Eyehategod's Mike IX on the New Album and Late Drummer Joey LaCaze: "It's Bittersweet"

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Christians pray for the men of Eyehategod. Which is good, considering the Louisiana sludge giants' 26 years of hardship, disaster, and even death.

They may have sold their souls on the bayou. But how else would they spawn heavy, full-bellied blues and give a pulse to stiff darkness?

"We're definitely influenced by John Lee Hooker, Lightnin' Hopkins, Mississippi John Hurt, and all those blues legends," says Mike "IX" Williams. "That and industrial noise stuff that our late drummer, Joey LaCaze, and I were really into. That's where the feedback comes from."

See also: Five Signs You Might Be a Shitty Guitarist

Drum and feedback-laden foreplay is a hallmark of Eyehategod's live shows. And this weekend, before any chord is struck, their amps will start buzzing, sounding an alarm heard from New Orleans' Ninth Ward all the way to Miami's Churchill's Pub, where you can catch them tearing shit up.

It's been two years since Mike IX and his band visited South Florida. But this time, they have a new album for us. And if you listen closely, you can almost hear Robert Johnson's hellhounds barking in the fuzz. It's safe to say EHG keep spirits alive in their doomy dissonance.

"We'd already been playing a lot of the songs from our new record for a few years now, so it's exciting to finally put it out. It's bittersweet, though, since Joey didn't get to see the finished product," Mike says. "But at least all his drum tracks are on the record and they're really the best he's ever sounded. I still say he is a great drummer, because I'm sure he's playing drums somewhere."

It's likely that off in the cosmos Joey and Load frontman, Bobby, are in a brutal project together. And while this exciting new chapter of EHG's history comes in the wake of tragedy, their new drummer, Aaron Hill has a fresh outlook that keeps them busy.

"Aaron adds something different. I mean he's younger than us, so he kind of gets us off our butts to write new songs--I think he's helped write about six new ones -- whereas before it took us a while."

See also: Ten Raging Punks Who Crashed the Daytime Talk Show Circuit

But with time --14 years to be exact -- comes a solidly thought-out piece.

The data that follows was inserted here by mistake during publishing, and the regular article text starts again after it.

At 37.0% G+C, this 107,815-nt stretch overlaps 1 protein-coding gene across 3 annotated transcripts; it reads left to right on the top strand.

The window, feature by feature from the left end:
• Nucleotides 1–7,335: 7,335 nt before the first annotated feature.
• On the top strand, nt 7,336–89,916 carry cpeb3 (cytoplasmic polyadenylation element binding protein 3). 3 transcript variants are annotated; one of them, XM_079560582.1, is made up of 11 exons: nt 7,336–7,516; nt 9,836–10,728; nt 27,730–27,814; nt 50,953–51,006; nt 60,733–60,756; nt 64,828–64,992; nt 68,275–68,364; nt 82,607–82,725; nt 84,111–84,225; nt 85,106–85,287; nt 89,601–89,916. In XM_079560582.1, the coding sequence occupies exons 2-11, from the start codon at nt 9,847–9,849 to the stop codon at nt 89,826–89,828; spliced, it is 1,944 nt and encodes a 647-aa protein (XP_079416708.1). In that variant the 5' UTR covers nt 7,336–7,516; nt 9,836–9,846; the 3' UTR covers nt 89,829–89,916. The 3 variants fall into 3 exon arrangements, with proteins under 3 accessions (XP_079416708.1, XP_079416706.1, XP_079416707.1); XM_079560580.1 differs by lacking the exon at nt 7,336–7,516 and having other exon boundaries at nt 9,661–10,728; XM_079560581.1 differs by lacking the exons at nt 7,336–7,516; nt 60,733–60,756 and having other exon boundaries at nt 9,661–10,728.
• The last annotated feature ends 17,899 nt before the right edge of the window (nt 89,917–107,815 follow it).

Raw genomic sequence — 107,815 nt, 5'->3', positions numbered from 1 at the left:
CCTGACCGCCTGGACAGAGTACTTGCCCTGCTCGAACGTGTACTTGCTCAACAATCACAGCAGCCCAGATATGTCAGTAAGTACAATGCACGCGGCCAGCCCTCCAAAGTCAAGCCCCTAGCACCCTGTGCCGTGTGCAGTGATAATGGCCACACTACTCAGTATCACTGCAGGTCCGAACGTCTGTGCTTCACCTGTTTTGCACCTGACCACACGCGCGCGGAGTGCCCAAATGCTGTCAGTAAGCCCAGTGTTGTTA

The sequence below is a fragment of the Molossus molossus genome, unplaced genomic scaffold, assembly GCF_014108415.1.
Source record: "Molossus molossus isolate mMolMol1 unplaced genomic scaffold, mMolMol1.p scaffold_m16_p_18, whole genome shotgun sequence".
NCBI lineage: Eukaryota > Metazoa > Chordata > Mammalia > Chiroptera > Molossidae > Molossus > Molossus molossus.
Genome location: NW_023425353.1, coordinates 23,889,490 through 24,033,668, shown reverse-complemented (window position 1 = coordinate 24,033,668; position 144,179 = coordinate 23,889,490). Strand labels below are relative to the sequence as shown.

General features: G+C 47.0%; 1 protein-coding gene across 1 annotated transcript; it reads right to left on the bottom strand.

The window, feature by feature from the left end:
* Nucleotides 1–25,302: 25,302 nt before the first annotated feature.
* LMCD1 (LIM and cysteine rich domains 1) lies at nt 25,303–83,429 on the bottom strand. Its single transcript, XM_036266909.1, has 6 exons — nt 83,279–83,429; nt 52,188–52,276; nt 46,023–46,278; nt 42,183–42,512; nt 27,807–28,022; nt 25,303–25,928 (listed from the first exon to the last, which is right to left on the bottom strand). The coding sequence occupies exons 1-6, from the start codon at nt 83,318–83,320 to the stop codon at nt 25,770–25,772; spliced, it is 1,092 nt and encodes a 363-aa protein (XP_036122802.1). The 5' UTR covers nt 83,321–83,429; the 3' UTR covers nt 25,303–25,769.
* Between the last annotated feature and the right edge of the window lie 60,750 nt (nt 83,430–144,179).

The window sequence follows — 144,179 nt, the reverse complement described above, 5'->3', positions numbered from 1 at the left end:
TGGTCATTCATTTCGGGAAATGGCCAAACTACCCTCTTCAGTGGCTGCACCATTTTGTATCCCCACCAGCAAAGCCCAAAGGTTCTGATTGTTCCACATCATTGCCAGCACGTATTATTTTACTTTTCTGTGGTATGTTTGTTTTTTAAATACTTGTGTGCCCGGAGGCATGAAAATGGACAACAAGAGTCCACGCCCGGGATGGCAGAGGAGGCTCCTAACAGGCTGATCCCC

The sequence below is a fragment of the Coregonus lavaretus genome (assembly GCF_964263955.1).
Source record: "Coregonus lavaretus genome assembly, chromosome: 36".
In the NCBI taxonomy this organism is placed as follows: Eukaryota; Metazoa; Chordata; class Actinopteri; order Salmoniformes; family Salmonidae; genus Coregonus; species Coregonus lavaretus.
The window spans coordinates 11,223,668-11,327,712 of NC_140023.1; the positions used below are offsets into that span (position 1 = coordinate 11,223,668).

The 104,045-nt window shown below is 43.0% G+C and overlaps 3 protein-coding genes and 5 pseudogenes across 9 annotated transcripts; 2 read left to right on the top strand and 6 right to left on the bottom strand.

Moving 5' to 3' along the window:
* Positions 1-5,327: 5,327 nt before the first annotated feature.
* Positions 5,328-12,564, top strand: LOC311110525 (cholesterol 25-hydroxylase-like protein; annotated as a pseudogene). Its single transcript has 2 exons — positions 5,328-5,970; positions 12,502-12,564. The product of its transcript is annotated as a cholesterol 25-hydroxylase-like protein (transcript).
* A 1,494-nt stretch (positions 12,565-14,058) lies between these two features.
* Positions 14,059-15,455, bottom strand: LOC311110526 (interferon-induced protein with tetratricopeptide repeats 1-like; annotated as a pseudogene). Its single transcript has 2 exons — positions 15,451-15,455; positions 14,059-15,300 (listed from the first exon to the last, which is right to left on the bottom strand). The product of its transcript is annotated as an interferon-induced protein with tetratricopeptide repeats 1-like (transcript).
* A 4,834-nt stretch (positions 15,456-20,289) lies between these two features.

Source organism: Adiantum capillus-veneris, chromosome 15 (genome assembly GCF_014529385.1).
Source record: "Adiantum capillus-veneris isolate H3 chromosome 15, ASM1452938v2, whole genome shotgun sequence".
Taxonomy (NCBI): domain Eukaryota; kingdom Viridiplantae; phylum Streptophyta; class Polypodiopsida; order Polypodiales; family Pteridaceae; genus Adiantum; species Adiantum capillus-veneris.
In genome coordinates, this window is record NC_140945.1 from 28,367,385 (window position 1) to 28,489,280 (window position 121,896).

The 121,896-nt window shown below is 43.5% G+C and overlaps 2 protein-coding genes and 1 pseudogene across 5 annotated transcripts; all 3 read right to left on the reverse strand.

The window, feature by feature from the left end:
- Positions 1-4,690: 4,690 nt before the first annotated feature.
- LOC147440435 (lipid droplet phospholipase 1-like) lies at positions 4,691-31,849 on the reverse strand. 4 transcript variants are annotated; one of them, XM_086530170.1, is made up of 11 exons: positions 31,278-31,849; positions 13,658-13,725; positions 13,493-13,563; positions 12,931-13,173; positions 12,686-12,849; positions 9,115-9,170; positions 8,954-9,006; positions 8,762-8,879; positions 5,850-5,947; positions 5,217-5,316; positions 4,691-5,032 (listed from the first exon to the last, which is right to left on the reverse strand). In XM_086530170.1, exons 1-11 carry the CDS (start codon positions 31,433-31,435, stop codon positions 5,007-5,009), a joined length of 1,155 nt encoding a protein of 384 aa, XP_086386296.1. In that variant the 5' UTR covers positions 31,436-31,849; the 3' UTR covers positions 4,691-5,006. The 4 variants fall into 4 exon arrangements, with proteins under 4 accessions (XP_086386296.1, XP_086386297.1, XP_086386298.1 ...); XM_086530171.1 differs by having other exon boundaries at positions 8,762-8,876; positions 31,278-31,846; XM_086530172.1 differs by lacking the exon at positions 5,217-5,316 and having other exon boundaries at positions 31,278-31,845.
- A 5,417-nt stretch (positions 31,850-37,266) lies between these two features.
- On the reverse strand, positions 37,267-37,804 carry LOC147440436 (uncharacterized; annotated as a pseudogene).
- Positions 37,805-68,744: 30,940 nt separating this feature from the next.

Dropped a mere four months ago, Eyehategod's new self-titled album boasts 11 tracks of layered and varied doom, from relentless punk that swells with swampy breakdowns, like "Agitation! Propaganda!," to tracks like "Flags" and "Cities Bound" during which LaCaze's kit bellows.

There's undoubtedly more to the seasoned five-piece than hateful nihilism. In their 26 years, Mike IX and Eyehategod have dealt with tough times, and while this album has no shortage of violent tunes, they're laced with the kind of emotional maturity that only comes from experience.

Mike puts it this way: "I'm not a follower of any particular religion, but I have a lot of respect for them and I like to learn about all religions, or just hear what people have to say regarding what's beyond us. It's good to be educated and understanding."

Which is more than he can say of the sensitive extremists who berate their Facebook page.

"We'll get mean messages from random people, saying things like 'You're a sick asshole for calling your band that!' which I find kind of ironic, seeing as how they call themselves Christians yet find it pious to insult us out of the blue. I usually just tell them the name is for shock value, and that they oughta pray for us if they think we really need it."

And while they don't condone the my-god-can-beat-up-your-god mentality, they appreciate the prayers - -because hell, they've gotten this far.

Sure, in 2014, the name isn't as shocking as it used to be, but the men of Eyehategod carry a serious weight. Whether it's the burden of their experience or their vexing moniker, they enjoy themselves and urge others to do the same.

But if you feel so compelled, go ahead and give your rosary to Mike IX this weekend at Churchill's. He'll take it and thank you.

-- Mariel Zayas-Bazan

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Eyehategod. With Shitstorm, Set and Setting, Servants of the Mist, and Wrong. Saturday, October 4. Churchill's Pub, 5501 NE Second Ave., Miami. The show starts at 6 p.m. and tickets cost $15 via speedfreekevents.bigcartel.com. Ages 18 and up. Call 305-757-1807 or visit churchillspub.com.

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